Indeed, while Stemp’s offensive numbers raise eyebrows, it’s his defensive plays that bring oohs and ahhs.
“His defense is just amazing,” said Kennewick first baseman Jarod Gonzales, a three-year starter. “The stuff he does, how he gets to a ball deep in the hole, makes a rocket throw perfectly on line and gets the guy out by a mile.”
Marquardt said the coaches and players have seen Stemp make so many plays like that in practice that even the best have become routine.
“We were talking the other day, what a luxury it’s been having four years of him playing shortstop for us,” Marquardt said. “We’ve been pretty spoiled.”
So what’s the secret to becoming a great infielder?
“A big thing that helps playing infield — it may sound weird — pingpong,” Stemp said. “Me and my friends play a lot of pingpong. A big part of pingpong is hand-eye coordination. That ball comes at you so fast.”
He and A.J. Hoskins, Hanford’s starting shortstop for the last three seasons, have had some rousing games over the years, and Hoskins also is among the area’s best.
In fact, it’s tough to find many critics of Stemp, even among opponents.
“We’ve always had a friendly competition between us,” said Southridge third baseman Matt Mendenhall, a teammate of Stemp’s on those world series teams as well as in American Legion. “It’s fun playing next to each other. We were always the top dogs on our teams, and we’re battling each other for best batting average, most home runs or doubles. But it’s friendly.”
Hope so, as the two plan to be roommates next year at Washington State, where both have signed to play ball.
Of course, that is assuming Stemp plays college ball at all.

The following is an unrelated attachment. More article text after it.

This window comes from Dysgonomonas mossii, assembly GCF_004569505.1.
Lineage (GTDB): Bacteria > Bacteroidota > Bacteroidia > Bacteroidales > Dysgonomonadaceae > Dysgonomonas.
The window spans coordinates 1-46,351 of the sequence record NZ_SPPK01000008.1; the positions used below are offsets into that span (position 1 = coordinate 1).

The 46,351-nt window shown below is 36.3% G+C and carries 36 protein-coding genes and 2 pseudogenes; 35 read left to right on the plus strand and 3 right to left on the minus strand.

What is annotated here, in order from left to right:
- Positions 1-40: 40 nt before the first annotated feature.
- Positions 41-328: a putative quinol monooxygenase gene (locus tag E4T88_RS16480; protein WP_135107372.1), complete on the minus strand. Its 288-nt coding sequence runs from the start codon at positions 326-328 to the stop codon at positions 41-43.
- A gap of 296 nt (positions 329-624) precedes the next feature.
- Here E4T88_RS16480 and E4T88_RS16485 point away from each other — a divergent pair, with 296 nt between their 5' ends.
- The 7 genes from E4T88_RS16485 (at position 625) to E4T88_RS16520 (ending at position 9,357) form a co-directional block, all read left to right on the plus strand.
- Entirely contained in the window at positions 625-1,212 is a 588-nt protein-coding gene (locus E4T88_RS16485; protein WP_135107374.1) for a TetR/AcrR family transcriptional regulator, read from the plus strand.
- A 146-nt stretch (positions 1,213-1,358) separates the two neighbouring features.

Recently, he learned that he was considered among the top 200 prospects for the Major League Baseball draft June 4-6.
If that holds true, Stemp figures to be selected on the first day in the first six rounds, with a possible six-figure signing bonus — or more.
He said he is pretty good at not letting his mind drift to what could happen next month. Still, it is hard not to think about it a little when a lifelong dream could be around the corner.
“It’s kind of surreal. If I do get drafted, if I do decide to play, you have to look at a money offer,” he said. “I could get more money than all my brothers make in their entire life in one day, just by signing a piece of paper.”
But Stemp makes no bones about it — his focus isn’t on what will happen a month from now or what uniform he will wear next season. It’s on the one he’s wearing now, the same No. 2 he has had for four seasons.
“I try not to let my mind wander too much about it, in case I get too excited about it and then not get picked,” he said. “But it’s about high school right now.”
And high school ball means the district playoffs Saturday at Kennewick’s Roy Johnson Field. A win, and Stemp and his teammates will continue on. A loss, and the season is over, his career as a Lion finished.
But at the end of the day, for Stemp, it’s about what it’s always been — baseball.
“I like how one person can turn a game around,” he said. “In a clutch situation, it’s you and the pitcher and nobody else. It’s you and him.
“They say the hardest thing to do in any sport is be able to hit a baseball. In the past four years playing at Kennewick, I’ve been pretty successful — I think I can say that without bragging — I’ve been pretty successful hitting the past four years. And it’s a cool feeling to know I’ve been successful at the hardest thing to do in sports.
“Obviously, it’s been fun for me.”